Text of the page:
As with other sites, the locations [had] been well travelled by other individuals prior to the arrival of the Mission. Time spent on the site was … limited. During the time spent at these locations, individuals arrived carrying other suspected munitions indicating that such potential evidence [was] moved and possibly manipulated. 
In other words, the inspectors had little time to carefully gather evidence and inspect it in situ; there was plenty of opportunity for the evidence to be manipulated; and the evidence had clearly been handled and moved.
Far from indicting Syrian forces as the culprits, these findings point more strongly to evidence being manipulated, possibly to falsely implicate the Syrian government.
As to the argument that only Syrian forces could have launched a rocket attack, it’s plain that rebel forces could have used rockets supplied by their foreign backers or captured from Syrian forces.
Indeed, as the Associated Press’s Kimberly Dozier and Matt Apuzzo reported on August 29,
U.S. intelligence officials are not so certain that the suspected chemical attack was carried out on Assad’s orders. Some have even talked about the possibility that rebels could have carried out the attack in a callous and calculated attempt to draw the West into the war. [11, 12]
In summary, here’s what the UN report says: On August 21, people in Ghouta were exposed to sarin. We don’t know how they were exposed and who was responsible. But we do know that evidence in connection with rocket fragments was possibly manipulated.
Concluding that the UN report adds to the evidence linking Syrian forces to the August 21 incident, as US officials and some US mass media have indicated, is misleading. First, there was no hard evidence of Syrian culpability to which the UN report could be added. An earlier assessment by the US intelligence community was “thick with caveats.”  Second, the UN report, like the US intelligence community assessment, offers no evidence linking the Ghouta incident to Syrian forces.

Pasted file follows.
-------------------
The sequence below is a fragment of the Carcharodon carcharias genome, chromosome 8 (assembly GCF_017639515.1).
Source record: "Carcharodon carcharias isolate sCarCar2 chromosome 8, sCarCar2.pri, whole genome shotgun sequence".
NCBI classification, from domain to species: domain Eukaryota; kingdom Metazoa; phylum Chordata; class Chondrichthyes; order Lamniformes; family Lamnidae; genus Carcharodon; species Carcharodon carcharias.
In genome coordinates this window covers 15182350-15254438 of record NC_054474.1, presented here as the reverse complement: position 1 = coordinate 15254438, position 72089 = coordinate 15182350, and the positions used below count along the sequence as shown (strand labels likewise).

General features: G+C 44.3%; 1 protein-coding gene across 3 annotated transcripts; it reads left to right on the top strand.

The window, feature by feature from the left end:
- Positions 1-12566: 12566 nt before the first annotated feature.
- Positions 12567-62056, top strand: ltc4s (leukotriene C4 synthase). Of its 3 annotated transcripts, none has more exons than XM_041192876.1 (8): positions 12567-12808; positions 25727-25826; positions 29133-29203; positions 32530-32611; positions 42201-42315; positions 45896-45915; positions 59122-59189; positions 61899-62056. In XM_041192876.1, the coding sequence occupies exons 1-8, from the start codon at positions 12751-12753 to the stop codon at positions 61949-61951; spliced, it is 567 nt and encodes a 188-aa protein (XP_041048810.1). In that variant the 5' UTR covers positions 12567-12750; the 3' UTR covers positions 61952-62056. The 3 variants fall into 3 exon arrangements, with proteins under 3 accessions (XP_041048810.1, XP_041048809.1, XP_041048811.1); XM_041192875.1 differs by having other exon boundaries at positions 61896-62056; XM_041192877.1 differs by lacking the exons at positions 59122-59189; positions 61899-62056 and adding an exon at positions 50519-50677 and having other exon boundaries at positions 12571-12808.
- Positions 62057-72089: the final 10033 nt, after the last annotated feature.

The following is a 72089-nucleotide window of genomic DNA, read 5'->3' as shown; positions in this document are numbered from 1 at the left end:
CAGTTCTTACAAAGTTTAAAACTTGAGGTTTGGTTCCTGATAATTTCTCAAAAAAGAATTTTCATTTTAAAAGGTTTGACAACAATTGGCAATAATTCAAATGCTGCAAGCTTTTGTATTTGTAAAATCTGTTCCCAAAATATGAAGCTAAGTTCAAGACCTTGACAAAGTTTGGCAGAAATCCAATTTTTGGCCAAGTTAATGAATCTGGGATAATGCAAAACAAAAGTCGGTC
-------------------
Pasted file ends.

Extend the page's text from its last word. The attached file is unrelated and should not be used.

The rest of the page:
US officials are reading far more into the evidence than the evidence allows, and US mass media are docilely following the officials’ lead. Anti-Syrian forces have adopted a ridiculously lax evidentiary standard to allow themselves to find the target of their hostility guilty of gassing non-combatants on, at best, flimsy evidence. One can only conclude that they’re motivated to discredit the Syrian government to facilitate the project of bringing about regime change in Damascus—a project these parties are overtly committed to.
• The United States and its allies have a motive to blame the Syrian government for using chemical weapons in order to establish a pretext to step up their intervention in Syria’s internal war. In light of this, it would be expected that they would be inclined to favor very liberal, over-reaching, interpretations of evidence to create a casus belli.
• Once Washington declared that the use of chemical weapons by Syrian forces would trigger an overt intervention by US forces, the rebels had a motive to stage a chemical attack in order to blame it on Syrian forces.
• Syrian forces had a motive to refrain from using chemical weapons to avoid crossing the United States’ red line.